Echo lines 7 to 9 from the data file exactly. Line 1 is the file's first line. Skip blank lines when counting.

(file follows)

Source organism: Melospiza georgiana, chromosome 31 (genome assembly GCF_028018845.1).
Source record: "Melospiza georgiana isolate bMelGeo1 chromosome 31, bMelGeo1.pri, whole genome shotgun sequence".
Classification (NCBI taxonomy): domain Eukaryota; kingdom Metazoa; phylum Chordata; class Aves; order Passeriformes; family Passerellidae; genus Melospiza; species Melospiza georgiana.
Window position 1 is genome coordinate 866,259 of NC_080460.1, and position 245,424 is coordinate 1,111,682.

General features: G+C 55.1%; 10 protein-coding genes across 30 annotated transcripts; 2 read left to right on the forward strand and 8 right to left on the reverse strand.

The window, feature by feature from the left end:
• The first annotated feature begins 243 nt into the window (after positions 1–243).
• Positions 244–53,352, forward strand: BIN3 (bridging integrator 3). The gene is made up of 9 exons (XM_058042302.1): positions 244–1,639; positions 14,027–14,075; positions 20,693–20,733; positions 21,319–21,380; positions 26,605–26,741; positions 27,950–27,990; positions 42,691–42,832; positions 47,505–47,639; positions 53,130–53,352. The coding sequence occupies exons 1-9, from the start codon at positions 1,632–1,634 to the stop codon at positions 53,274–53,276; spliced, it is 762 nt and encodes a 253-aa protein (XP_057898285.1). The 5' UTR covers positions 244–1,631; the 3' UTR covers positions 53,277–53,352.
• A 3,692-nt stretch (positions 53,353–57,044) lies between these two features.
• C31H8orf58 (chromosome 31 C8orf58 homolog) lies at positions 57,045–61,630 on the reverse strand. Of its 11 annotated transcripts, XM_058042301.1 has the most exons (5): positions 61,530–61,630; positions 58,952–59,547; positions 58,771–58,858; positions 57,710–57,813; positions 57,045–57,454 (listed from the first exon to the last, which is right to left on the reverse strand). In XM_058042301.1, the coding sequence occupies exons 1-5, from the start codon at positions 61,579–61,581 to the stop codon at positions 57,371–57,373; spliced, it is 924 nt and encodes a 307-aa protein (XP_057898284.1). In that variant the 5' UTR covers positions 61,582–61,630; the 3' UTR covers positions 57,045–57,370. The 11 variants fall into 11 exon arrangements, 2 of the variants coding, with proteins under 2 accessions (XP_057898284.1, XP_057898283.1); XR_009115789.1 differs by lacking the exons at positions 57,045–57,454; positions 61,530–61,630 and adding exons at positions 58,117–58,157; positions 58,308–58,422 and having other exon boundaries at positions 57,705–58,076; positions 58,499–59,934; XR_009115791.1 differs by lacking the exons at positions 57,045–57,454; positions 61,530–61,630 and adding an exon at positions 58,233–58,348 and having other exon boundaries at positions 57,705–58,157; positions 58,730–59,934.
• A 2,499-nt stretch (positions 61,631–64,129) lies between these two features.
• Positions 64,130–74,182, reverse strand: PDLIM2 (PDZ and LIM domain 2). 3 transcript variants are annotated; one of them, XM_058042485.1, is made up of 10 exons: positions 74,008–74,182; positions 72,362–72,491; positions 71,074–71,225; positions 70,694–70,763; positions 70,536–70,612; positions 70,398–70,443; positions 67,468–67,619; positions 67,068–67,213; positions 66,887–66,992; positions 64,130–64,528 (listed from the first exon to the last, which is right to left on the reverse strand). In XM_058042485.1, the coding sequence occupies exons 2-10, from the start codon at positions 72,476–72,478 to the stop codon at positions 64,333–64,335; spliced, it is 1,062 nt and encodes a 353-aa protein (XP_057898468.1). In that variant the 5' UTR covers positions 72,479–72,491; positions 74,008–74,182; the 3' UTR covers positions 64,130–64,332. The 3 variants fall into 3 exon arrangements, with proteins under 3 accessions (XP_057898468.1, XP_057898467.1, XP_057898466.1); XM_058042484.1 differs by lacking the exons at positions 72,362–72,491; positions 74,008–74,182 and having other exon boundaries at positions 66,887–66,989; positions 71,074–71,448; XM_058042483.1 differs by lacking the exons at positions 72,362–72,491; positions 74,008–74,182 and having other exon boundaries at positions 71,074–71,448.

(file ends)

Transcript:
• The first annotated feature begins 243 nt into the window (after positions 1–243).
• Positions 244–53,352, forward strand: BIN3 (bridging integrator 3). The gene is made up of 9 exons (XM_058042302.1): positions 244–1,639; positions 14,027–14,075; positions 20,693–20,733; positions 21,319–21,380; positions 26,605–26,741; positions 27,950–27,990; positions 42,691–42,832; positions 47,505–47,639; positions 53,130–53,352. The coding sequence occupies exons 1-9, from the start codon at positions 1,632–1,634 to the stop codon at positions 53,274–53,276; spliced, it is 762 nt and encodes a 253-aa protein (XP_057898285.1). The 5' UTR covers positions 244–1,631; the 3' UTR covers positions 53,277–53,352.
• A 3,692-nt stretch (positions 53,353–57,044) lies between these two features.